The winds of freedom currently blowing across all of Africa have not left the Congolese people indifferent. Political awareness, which until very recently was latent, is now becoming manifest and assuming outward expression, and it will assert itself even more forcefully in the months to come. We are thus assured of the support of the masses and of the success of the efforts we are undertaking.
He clearly includes and speeks for “the Congolese people” and, as the below footage shows, the message of the conference was “People of Africa Unite!”.
The OAU clearly missed out in including the people of Africa in their attempt to achieve unity and didn’t convey a feeling of belonging. It exclusively represented the Heads of State and therefore had no influence on issues that involved non-governmental actors, like rebel groups.
The leftist writer and political activist Elenga M’buyinga criticises the OAU as being only Pan-Africanist in name and that the revolutionary Casablanca group didn’t succeed in including real Pan-Africanist unity into the OAU.
“[T]he real cause of revolutionary Pan-Africanism’s downfall was that, instead of trying to achieve this unity through the efforts of those who had most to gain, the African workers and peasants, it put its hopes in heads of state. In other words, it tried to bring about African unity ‘from above’, despite the fact that many, indeed most, of these heads of state were notorious reformists, not to say outright reactionaries, linked in a thousand and one ways to international imperialism.” (M’buyinga, 1982)
The cover of his book “Pan Africanism or Neo-Colonialism. The Bankruptcy of the O.A.U”, which was published in 1975 by the Camerounian Peoples’s Union, depicts the way the OAU was seen by many and is still remembered today: Its leaders were simply puppets on a string, operated by Western imperialists. This echoes Sapin’s critical description of African politicians as not being autonomous, and rather “awaiting a noose dangling behind them, held by their Western European partners.”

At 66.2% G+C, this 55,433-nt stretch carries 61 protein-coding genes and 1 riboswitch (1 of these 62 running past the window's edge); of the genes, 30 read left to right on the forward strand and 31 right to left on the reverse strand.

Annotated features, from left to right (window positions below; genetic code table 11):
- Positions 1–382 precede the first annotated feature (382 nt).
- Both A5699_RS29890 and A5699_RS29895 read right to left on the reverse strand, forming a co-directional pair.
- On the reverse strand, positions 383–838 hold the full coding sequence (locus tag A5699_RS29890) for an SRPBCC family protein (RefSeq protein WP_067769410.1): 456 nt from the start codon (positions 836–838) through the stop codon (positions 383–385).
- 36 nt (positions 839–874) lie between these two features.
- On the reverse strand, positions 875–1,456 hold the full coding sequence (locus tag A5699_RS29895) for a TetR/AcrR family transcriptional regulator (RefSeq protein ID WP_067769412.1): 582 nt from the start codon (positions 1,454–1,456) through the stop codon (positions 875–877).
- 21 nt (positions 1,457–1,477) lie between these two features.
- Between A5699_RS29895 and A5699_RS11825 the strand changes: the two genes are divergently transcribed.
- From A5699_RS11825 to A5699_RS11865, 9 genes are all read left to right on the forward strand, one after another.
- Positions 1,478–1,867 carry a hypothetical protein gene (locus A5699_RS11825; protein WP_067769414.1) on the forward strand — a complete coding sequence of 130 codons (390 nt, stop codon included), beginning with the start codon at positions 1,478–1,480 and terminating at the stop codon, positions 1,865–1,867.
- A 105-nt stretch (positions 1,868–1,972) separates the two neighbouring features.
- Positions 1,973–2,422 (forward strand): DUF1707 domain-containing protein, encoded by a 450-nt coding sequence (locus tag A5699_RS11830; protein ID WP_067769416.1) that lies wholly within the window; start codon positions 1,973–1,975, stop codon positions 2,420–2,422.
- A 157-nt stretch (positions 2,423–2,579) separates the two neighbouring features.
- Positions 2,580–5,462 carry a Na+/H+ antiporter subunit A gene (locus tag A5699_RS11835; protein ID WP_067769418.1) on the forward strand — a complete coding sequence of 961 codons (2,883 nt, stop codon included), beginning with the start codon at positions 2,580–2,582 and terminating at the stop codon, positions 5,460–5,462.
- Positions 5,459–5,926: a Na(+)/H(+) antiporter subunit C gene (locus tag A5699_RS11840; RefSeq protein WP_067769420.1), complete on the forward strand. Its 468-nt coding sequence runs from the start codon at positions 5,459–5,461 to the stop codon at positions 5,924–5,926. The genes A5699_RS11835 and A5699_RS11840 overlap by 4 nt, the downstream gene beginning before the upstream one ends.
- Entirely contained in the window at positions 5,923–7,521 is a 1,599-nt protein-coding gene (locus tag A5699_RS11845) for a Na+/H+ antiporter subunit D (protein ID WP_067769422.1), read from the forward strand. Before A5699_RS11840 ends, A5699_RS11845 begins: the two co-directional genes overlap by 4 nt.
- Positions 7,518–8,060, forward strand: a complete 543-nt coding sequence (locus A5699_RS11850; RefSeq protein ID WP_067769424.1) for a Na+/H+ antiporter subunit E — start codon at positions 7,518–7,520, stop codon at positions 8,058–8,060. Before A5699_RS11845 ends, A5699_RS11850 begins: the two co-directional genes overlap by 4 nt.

Mueni Wa Muiu’s analyses this perception as a characteristic of the postcolonial state. According to him, “the postcolonial state inherited the mistrust, fear, and hate that the majority of the people felt toward the colonial state as a foreign entity that was imposed on them. […] Citizens were further marginalised from the institutions of power. The state became the major source of wealth and, therefore, the most sought-after office” (wa Muiu, 2010: 1318).
Disillusionment and disappointment of African citizens at their political leaders is also expressed by Sapin Makengele. For him, African politicians are not autonomous but rather guided and manipulated by outside powers. Instead of Pan-Africanists, the Heads of State who comprise the OAU are “African capitalists.” He recalls that in his childhood he would hear people say: “The Organisation of African Unity is going to do something, it’s going to organise” but it would never lead to positive results, if any. He further points out, that a lot of people in the Congo share his negative sentiments about the OAU, while others “don’t even know how these organisations operate” and hereby demonstrates the insignificance that many feel towards the OAU, or other international organisations.